An economic evaluation of the early impact of Aimhigher: excellence challenge on pre-16 outcomes: update to previous analysis
AbstractThe Aimhigher: Excellence Challenge intervention seeks to encourage more young people to articipate in tertiary education. This paper updates previous estimates of the impact of the programme on the GCSE marks and reported expected school leaving ages, among year 11 pupils. Information from 3 different cohorts is used (whereas the previous analysis had data on the first 2 cohorts). In some schools the second and third cohorts have been exposed to the policy, whereas in others only the third cohort was exposed to the policy. This distinction is used to model the impact of the policy using linear regression analysis. However the lack of a comparison group in Spring 2004 means that the impact of the policy can only be estimated under relatively strong assumptions about the evolution of the impact of the policy across time. Under the assumption that the policy had the same impact in the original treatment (EiC Phase 1 & 2 areas) in Spring 2004 as in Spring 2003, we find evidence that being part of the Aimhigher: Excellence Challenge programme in the new areas (EiC Phase 3) has led to a 5.2 percentage point increase in the year 11 pupils expecting to leave education at age 20 or over. Although slightly larger, this estimate is not statistically significantly different from the increase of 3.7 percentage points found in the original (EiC Phase 1 & 2) areas. Across both types of area (EiC Phase 1& 2 and EiC Phase 3) we estimate that the average impact of the policy is to increase the percentage of year 11 pupils reporting that they will leave education at age 20 or above by 4.6 percentage points. We also find some evidence of a similar positive impact on GCSE English results, although the impact across other GCSEs is less clear. While the assumptions made in producing these new estimates are relatively strong it is clear that the analysis of the new data does not contradict the previous estimates (which were reliant on less strong assumptions).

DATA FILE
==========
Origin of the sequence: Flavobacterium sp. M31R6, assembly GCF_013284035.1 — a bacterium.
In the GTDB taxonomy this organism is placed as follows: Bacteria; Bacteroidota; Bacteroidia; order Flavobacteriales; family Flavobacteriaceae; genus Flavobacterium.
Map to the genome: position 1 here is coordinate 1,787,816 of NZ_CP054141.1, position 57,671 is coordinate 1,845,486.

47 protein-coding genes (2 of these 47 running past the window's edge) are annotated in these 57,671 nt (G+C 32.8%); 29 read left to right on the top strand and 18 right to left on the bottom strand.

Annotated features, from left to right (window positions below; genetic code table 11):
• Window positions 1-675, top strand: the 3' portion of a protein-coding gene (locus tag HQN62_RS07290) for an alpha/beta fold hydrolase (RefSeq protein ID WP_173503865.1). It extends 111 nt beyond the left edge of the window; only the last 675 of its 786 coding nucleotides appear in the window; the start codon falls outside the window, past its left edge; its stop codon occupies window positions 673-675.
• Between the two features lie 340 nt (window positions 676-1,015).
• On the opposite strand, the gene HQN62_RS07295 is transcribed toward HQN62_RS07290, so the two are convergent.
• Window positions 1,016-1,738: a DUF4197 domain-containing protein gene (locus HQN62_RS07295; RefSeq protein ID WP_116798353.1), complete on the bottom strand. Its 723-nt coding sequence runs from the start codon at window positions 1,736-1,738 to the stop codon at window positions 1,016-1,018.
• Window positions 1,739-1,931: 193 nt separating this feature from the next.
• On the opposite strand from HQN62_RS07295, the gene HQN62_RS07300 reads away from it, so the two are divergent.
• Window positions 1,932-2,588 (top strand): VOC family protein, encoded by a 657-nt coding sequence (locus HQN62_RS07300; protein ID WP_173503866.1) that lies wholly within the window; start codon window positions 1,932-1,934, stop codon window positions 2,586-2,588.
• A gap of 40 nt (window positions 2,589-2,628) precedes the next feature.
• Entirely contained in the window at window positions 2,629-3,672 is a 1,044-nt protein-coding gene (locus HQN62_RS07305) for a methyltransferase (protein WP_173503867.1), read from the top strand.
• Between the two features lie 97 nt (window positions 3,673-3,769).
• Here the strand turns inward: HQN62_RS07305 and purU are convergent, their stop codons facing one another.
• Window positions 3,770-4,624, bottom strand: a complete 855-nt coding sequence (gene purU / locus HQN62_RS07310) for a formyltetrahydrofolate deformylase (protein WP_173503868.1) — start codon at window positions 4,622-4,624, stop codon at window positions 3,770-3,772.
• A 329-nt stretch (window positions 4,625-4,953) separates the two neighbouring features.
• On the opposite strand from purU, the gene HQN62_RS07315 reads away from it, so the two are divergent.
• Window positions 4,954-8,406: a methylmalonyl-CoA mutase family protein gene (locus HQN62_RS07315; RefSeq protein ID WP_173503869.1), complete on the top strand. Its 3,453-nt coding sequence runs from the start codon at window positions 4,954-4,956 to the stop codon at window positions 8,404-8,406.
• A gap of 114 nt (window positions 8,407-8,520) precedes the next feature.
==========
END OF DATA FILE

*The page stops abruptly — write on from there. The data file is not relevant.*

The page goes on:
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Bibliographic InfoPaper provided by University College London in its series Open Access publications from University College London with number http://discovery.ucl.ac.uk/18363/.
Date of creation: Nov 2006
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